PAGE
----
Alfredo Balli: the murderous Mexican doctor who inspired the Hannibal Lecter movie

It was Harris who told in the prologue of his anniversary edition and in several interviews with international media that at the time the unknown Mexican killer Alfredo Ballí Treviño inspired Hannibal Lecter.

Alfredo Balli: the murderous Mexican doctor who inspired the Hannibal Lecter movie
Mexican killer Alfredo Ballí Treviño. Image: Agencies

It was Harris who recounted in the prologue of his anniversary edition and several interviews with international media that at the time unknown Mexican killer Alfredo Ballí Treviño inspired Hannibal Lecter.

In 1959, a crime shocked the city of Monterrey, capital of the state of Nuevo León, in northern Mexico. It happened on October 8 of that year, in a doctor's office located on Article 123 Street in the Talleres neighborhood, according to the newspapers of the time.

Alfredo Ballí Treviño, a young doctor of 28 years of age at the time, was attending to his patients. That day he was visited by Jesús Castillo Rangel, a medical student only 20 years of age. The newspapers of the time state that there was a sentimental relationship between them and that they had a strong argument that ended tragically.

Ballí Treviño subdued his lover, gave him an injection of sodium pentothal, cut his throat with a scalpel, bled him, dismembered him, and placed his broken body in a cardboard box. He then left his office with the package, put it in the trunk of his car, and drove to a vacant lot in an area known as Rancho La Noria, in the municipality of Guadalupe. There he buried the box with the remains of his victim, which a few days later the authorities found as evidence to arrest Ballí Treviño.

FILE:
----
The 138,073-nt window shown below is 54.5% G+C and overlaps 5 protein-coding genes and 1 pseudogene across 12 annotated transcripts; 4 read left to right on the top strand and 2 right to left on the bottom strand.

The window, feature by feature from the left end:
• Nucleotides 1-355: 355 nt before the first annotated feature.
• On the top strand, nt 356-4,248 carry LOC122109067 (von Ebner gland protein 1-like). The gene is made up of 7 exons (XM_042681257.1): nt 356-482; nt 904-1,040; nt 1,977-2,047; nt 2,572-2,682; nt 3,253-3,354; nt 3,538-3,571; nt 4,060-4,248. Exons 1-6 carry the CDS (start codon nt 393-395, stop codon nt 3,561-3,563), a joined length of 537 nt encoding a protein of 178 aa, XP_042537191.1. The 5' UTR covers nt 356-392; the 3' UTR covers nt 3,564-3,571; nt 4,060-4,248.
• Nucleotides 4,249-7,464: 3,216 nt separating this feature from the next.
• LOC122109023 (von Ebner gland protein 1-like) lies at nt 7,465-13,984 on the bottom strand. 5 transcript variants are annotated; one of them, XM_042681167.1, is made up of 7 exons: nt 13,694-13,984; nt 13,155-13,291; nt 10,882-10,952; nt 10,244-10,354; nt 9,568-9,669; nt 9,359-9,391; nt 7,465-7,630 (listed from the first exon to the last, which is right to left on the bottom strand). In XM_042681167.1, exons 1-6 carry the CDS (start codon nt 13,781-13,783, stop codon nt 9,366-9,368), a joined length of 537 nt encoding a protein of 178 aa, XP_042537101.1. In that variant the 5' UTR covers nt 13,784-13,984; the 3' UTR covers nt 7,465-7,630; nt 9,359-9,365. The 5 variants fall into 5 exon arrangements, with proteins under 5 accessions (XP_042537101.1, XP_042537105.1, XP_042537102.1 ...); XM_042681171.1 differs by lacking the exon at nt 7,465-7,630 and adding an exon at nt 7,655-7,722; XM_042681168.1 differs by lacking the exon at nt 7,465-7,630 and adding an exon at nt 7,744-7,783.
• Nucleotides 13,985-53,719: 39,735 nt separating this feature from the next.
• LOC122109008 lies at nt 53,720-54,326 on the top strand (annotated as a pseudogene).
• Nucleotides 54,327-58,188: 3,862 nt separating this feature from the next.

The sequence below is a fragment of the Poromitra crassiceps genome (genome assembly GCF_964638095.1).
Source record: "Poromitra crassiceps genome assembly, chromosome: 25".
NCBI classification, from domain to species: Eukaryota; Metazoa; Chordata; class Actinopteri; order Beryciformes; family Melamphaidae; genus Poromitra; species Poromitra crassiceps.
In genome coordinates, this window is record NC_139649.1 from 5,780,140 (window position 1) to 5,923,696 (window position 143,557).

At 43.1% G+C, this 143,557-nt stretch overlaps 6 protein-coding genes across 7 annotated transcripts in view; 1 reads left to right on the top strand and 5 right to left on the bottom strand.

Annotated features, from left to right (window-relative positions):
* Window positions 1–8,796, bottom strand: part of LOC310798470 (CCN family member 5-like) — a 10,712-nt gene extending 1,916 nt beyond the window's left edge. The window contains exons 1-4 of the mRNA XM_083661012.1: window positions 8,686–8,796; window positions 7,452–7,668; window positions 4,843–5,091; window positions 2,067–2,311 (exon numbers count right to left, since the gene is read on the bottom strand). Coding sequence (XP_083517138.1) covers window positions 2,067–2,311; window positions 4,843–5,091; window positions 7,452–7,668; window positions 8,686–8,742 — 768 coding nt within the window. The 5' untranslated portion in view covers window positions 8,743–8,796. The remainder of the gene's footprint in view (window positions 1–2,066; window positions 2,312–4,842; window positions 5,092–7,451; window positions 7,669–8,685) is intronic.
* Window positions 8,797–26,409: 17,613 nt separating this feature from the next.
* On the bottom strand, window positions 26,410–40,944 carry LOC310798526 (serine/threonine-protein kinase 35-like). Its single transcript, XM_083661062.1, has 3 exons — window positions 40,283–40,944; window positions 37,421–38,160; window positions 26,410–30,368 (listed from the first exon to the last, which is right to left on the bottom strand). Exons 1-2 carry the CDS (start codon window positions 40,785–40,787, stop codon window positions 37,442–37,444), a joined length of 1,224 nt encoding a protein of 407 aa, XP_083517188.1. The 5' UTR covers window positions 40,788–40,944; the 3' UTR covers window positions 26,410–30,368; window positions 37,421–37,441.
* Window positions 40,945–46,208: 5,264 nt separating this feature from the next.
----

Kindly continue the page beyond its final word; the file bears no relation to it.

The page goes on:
In his statements to the authorities, the young doctor did not reject the charges. On the contrary, during his confession, he boasted of his meticulousness in dismembering the body of Jesús Castillo, without needing to touch a bone in his cuts, said the head of the Homicide Squad of the Secret Service, Eusebio Lara, at the time.

The press collected a series of epithets for him. They called him "The Werewolf of Nuevo León", "The Killer Doctor", "The Monster of the Talleres" and "The Vampire Ballí".

For his crime, he was sentenced to death. He was the last Mexican to receive this sentence in Mexico, in May 1961, when a judge found him guilty of the crimes of aggravated homicide, clandestine burial, and usurpation of the profession, to the detriment of the doctor Jesús Castillo Rangel, according to criminal case 263/59 of the Nuevo León Attorney General's Office.